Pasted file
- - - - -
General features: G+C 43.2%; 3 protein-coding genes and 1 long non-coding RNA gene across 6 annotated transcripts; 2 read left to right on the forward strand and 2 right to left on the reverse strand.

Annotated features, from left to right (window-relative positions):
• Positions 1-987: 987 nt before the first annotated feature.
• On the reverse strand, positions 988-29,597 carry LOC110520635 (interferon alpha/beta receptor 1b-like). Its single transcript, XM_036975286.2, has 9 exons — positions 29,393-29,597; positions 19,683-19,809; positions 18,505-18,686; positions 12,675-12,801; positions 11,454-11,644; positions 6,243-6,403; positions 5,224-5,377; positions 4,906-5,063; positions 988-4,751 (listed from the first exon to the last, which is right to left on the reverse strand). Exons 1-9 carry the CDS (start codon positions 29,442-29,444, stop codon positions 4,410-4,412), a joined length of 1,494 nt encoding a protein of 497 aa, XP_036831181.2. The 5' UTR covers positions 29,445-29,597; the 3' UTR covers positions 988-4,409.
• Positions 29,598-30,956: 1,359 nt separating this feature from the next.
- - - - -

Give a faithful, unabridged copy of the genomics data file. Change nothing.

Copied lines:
General features: G+C 43.2%; 3 protein-coding genes and 1 long non-coding RNA gene across 6 annotated transcripts; 2 read left to right on the forward strand and 2 right to left on the reverse strand.

Annotated features, from left to right (window-relative positions):
• Positions 1-987: 987 nt before the first annotated feature.
• On the reverse strand, positions 988-29,597 carry LOC110520635 (interferon alpha/beta receptor 1b-like). Its single transcript, XM_036975286.2, has 9 exons — positions 29,393-29,597; positions 19,683-19,809; positions 18,505-18,686; positions 12,675-12,801; positions 11,454-11,644; positions 6,243-6,403; positions 5,224-5,377; positions 4,906-5,063; positions 988-4,751 (listed from the first exon to the last, which is right to left on the reverse strand). Exons 1-9 carry the CDS (start codon positions 29,442-29,444, stop codon positions 4,410-4,412), a joined length of 1,494 nt encoding a protein of 497 aa, XP_036831181.2. The 5' UTR covers positions 29,445-29,597; the 3' UTR covers positions 988-4,409.
• Positions 29,598-30,956: 1,359 nt separating this feature from the next.